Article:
Riding The Emotional Rollercoaster

I was expecting to write this story with the title something like. “Well that’s not good news” or “Trial fails to meet expectations.” However, in a major unexpected twist it didn’t turn out like that at all. Call me paranoid or delusional but I had convinced myself that after what appeared to be initial success with the lump on my shoulder shrinking. That not only had it started to regrow but also that another lump had appeared behind it. Initially I wasn’t really sure but slowly over a couple of days I managed to do a good job of convincing myself.

Not wanting to appear paranoid but at the same time weary of holding back information from Sarah, it took me a couple of days to show her. The first day she agreed with me that there was something there. On the second day with another viewing she decided that it was my imagination and there was nothing there. We both knew that I was having a PET scan the following day with the results the following Monday so we would know for sure then. I also imagined that I could see a couple of other smaller lumps but I wasn’t 100% sure about these. These other smaller imaginary lumps I didn’t show Sarah or the doctor.

In the meantime it’s really hard when you think you have seen something not to unsee it. Over the last 19 months I have watched Fred/Frieda wax and wane then regrow during chemo so the thought of another lump appearing wasn’t a total surprise to me. I hate to admit it but I found myself checking my shoulder almost every time I was in front of a mirror. As if I expected it to either become more prominent or disappear altogether. Whichever it was by Monday of the doctors visit I was convinced that the PET scan results would show this new lump.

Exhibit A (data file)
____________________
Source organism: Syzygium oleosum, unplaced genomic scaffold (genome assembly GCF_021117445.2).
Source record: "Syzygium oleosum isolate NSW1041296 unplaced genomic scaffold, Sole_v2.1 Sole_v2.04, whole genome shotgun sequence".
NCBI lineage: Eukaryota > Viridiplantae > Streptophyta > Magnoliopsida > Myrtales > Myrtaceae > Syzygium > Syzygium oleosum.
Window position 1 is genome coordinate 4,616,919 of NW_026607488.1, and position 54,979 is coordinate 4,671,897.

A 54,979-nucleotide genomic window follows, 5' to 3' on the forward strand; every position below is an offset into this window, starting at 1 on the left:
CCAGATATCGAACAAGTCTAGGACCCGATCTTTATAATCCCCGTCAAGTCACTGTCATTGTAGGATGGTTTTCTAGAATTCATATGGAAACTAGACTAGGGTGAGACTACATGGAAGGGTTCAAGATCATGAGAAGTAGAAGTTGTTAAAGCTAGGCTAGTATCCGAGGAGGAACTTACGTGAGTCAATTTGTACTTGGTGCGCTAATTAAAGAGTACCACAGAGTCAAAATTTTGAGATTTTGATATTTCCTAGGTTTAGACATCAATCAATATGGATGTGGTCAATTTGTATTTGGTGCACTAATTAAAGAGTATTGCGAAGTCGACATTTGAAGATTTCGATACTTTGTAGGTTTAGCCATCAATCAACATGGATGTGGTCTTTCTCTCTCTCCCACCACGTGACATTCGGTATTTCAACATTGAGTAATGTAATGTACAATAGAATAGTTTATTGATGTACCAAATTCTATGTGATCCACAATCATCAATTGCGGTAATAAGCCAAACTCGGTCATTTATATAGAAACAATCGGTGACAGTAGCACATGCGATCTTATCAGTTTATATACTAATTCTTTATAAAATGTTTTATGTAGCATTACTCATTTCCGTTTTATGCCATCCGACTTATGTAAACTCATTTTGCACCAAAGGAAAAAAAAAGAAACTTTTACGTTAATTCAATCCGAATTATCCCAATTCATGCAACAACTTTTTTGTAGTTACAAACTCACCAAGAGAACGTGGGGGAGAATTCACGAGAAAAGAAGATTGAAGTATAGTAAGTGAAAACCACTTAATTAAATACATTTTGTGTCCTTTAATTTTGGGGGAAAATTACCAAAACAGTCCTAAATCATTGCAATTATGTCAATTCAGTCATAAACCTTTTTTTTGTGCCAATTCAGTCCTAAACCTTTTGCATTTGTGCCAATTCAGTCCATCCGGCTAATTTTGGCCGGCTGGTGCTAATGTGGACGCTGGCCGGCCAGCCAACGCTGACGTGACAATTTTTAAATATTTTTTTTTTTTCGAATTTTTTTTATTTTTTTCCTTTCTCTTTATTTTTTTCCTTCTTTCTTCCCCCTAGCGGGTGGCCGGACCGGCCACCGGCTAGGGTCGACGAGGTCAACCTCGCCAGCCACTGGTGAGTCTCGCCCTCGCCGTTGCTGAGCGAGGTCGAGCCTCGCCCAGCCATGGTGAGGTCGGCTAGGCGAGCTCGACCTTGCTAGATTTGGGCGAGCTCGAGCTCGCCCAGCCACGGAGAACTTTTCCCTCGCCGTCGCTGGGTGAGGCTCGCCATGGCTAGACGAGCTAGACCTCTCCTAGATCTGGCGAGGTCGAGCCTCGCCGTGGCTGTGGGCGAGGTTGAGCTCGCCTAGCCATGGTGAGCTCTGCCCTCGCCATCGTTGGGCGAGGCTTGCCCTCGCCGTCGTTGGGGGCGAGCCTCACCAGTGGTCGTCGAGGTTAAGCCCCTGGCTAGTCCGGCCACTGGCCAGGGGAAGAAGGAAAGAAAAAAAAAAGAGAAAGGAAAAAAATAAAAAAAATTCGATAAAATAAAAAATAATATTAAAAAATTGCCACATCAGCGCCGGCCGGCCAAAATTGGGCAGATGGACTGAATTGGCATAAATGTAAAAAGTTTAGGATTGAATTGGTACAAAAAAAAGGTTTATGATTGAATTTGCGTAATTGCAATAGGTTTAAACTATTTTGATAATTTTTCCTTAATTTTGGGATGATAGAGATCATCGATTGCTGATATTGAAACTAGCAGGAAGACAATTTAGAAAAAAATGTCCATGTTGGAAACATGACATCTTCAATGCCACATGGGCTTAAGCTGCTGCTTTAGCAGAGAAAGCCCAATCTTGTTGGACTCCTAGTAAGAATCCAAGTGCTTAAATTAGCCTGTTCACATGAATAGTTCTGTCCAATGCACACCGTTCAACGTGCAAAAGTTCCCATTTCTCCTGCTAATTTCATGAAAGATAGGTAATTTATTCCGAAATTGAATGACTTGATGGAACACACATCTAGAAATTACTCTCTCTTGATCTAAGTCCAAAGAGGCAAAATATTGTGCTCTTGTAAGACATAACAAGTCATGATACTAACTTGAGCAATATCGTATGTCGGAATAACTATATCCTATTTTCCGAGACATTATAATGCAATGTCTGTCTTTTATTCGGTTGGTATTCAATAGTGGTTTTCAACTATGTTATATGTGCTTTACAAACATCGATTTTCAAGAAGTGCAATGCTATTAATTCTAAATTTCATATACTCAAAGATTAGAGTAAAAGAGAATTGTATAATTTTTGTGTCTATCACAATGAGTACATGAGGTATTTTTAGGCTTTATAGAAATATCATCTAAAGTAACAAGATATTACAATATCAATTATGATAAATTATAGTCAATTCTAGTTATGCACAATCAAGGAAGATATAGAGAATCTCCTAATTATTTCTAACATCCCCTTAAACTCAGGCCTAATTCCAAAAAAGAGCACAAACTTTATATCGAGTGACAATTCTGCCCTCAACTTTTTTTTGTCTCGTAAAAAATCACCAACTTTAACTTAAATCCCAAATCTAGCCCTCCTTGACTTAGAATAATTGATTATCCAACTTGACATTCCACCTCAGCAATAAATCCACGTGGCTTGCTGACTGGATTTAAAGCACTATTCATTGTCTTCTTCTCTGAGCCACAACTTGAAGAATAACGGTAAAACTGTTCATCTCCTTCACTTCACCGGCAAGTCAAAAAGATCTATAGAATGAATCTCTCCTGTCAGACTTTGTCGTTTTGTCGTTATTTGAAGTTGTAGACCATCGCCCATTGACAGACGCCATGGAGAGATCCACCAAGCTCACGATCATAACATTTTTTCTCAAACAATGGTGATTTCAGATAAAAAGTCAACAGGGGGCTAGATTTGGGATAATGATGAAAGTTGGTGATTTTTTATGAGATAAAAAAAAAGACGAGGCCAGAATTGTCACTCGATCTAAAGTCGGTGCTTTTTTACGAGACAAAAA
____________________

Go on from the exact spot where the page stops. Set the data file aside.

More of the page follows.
Sarah had come with me to see the Haematologist this time. Although she was still convinced there was no lump there she wanted to support me through the visit “just in case.” Our appointment was for 8.30am and since I had, had my PET scan Friday it was almost unsurprising when the first words from the Haematologist where that the scan hadn’t been reported yet. Apparently staffing shortages at the clinic where the scan was conducted had led to this situation. The Haematologist was hoping to get a verbal report but that hadn’t been done either by the time I saw her.

So the visit continued along the lines as it would had we not been expecting scan results. We discussed how things were progressing with the trial and my lumps and bumps. At this point I mentioned my concerns around the “new lump” a quick examination confirmed my fears with the Haematologist also convinced that this was a new lump. Since there wasn’t a scan to refer too the discussion moved onto the topic of the trial and where to from here.